Nickel prices have rebounded after dropping to a near seven-year low last week, buoyed by market speculation that heavily indebted miner and trader Glencore Plc could curb output following cuts to its copper and zinc production.
Glencore is the world’s fifth-biggest producer of nickel, with operations in Australia, Canada, Norway, New Caledonia, and Dominican Republic, much of which was acquired in its 2013 takeover of Xstrata.
Glencore, whose shares have been hammered by worries about its debt burden, declined to comment on the speculation.
In nickel, as in copper and zinc, an output cut by Glencore could have an immense impact, said Minelife commodities analyst Gavin Wendt.
It would not only send the right message to Glencore’s investors and bankers, it would be saving the company money and probably list the nickel price in the process.
London Metal Exchange nickel stood at $10 460 a tonne on Tuesday, 15% above the $9 100 it fetched on Aug 12, its lowest price since December 2008.
That is despite a mammoth 440 000 t of nickel stocks in LME warehouses in a two-million-tonne-a-year market.
UBS analyst Daniel Morgan estimates that 50% of the world’s nickel is being produced at a loss at close to today’s price – among the most extreme across mined commodities.
Despite this, shuts have been few and relatively the worst response versus other commodities, Morgan said in a report, adding any lowering of supply by producers would be very supportive for prices.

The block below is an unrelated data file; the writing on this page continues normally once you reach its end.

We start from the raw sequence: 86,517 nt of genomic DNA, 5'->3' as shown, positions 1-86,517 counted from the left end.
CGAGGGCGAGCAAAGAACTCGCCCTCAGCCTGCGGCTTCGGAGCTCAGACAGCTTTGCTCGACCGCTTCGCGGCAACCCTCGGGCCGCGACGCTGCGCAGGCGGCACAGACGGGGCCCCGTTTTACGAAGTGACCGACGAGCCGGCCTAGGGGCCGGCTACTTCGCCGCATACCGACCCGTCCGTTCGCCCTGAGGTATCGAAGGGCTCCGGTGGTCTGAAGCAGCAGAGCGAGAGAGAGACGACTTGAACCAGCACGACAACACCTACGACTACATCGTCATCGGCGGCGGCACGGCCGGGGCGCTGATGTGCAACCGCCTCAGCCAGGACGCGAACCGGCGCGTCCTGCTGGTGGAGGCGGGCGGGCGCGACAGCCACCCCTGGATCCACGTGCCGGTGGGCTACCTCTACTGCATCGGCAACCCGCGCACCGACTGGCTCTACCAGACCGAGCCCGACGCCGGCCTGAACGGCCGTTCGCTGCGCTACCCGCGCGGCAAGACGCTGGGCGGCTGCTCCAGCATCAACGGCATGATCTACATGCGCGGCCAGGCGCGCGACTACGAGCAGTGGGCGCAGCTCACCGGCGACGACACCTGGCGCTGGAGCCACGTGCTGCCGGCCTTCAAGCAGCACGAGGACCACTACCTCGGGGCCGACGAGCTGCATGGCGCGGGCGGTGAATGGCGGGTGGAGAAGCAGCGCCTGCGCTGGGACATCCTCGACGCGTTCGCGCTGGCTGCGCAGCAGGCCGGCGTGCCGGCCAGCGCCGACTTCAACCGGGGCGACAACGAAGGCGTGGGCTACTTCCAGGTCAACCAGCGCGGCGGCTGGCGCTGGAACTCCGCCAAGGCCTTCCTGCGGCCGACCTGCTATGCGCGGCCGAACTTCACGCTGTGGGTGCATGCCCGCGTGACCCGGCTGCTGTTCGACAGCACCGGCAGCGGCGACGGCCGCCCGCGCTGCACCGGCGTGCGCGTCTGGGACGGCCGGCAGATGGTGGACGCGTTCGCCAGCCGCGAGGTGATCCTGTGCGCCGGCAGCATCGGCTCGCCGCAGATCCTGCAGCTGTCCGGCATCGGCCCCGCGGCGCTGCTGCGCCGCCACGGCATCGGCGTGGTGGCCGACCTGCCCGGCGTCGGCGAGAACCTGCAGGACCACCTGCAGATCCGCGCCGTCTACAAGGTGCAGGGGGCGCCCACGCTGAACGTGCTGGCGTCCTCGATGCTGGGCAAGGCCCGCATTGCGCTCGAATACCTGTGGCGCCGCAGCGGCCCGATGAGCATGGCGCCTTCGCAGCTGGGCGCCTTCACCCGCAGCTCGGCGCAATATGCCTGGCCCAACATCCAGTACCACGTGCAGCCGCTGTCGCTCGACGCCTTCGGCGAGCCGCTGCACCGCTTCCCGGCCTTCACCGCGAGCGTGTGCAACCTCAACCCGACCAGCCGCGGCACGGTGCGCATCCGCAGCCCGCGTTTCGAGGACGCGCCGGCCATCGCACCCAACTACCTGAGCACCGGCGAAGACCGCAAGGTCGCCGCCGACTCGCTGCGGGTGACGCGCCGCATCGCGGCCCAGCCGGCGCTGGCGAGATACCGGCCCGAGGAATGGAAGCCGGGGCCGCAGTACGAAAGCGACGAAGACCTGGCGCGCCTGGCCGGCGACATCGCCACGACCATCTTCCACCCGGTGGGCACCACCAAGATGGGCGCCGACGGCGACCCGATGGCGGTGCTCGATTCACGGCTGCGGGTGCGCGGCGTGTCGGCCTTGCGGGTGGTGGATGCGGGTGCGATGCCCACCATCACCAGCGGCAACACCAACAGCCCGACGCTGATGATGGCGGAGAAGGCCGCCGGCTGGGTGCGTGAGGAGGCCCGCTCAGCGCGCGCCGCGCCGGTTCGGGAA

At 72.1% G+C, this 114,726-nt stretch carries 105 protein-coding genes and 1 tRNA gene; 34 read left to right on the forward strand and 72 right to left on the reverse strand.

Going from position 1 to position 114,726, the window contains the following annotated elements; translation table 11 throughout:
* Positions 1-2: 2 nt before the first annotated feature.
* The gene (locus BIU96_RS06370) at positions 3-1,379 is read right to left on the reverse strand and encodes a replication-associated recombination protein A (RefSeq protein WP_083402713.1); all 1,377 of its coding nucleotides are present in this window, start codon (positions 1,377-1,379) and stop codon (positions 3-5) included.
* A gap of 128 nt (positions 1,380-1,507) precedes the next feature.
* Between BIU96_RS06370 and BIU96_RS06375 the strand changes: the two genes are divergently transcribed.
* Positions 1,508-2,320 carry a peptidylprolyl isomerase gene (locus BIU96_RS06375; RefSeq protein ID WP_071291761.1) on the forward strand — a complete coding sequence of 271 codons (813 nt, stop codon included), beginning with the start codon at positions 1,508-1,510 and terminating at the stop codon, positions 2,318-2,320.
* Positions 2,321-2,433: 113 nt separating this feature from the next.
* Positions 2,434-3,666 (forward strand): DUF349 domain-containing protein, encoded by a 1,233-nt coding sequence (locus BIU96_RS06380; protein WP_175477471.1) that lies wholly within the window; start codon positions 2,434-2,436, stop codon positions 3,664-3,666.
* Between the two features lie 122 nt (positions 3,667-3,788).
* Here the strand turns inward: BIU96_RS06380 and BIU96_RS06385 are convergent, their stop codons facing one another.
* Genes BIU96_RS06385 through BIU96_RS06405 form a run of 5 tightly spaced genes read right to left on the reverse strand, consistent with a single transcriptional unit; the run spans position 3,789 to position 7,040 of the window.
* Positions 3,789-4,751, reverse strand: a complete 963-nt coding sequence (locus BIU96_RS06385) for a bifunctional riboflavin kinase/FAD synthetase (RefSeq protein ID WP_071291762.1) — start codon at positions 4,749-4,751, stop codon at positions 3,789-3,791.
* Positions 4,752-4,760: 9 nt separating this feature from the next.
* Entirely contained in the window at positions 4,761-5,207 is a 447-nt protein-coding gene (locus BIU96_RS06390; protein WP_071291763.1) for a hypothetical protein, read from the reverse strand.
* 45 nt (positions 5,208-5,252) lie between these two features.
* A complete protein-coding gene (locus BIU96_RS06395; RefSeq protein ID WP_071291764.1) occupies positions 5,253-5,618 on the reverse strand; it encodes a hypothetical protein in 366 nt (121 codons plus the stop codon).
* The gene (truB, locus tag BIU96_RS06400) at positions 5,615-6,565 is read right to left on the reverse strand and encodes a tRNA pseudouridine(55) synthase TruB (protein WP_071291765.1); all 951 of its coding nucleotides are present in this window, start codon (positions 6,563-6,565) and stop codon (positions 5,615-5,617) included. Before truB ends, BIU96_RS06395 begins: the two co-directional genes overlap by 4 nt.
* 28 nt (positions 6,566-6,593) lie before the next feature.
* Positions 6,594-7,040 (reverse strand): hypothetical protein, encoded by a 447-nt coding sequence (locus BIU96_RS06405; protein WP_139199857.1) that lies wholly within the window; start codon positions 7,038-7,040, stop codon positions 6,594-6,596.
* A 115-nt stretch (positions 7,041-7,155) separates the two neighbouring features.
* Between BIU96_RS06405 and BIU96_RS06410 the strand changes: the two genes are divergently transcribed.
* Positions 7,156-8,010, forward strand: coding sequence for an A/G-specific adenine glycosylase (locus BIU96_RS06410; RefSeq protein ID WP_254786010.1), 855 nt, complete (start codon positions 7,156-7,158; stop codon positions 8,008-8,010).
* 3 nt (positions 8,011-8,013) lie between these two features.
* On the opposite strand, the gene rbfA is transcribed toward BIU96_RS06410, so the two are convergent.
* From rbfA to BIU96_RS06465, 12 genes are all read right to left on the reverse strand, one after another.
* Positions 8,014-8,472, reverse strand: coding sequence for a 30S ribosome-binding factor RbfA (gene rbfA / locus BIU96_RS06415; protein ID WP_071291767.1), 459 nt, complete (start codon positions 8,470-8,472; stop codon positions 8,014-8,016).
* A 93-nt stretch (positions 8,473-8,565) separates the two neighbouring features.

The biggest cuts to date have come from Canada’s Sherritt International Corp. In July it reduced its 2015 nickel production target to 78 000 to 82 000t from a previous estimate of 80 000 to 86 000t.
Nickel, even more so than copper and zinc, has underperformed for Glencore.
The nickel division saw a 25-percent drop in revenue in the first half compared with 12% and 8% declines for copper and zinc respectively.
Copper prices rebounded from six-year lows in September after Glencore said it would suspend copper operations in the Democratic Republic of Congo and Zanbia for 18 months, removing 400 000 t from the supply pool.
Last Friday, zinc galloped 10% higher – its single biggest one-day gain in at least a decade – after Glencore said it was eliminating 500 000 t of zinc production, or 4% of global supply.
The move in copper and zinc suggest Glencore may be looking at doing the same in nickel, said Australia and New Zealand commodities analyst Daniel Hynes.
As it wrestles with ways to cut $30-billion in debt by a third, Glencore has shown it can be ruthless in jettisoning unwanted nickel assets.
In June it sold the mothballed Cosmos nickel mine for A$24.5-million, a fraction of the A$3.1-billion Xstrata had spent in 2008 to acquire its then owner Jubilee Mines.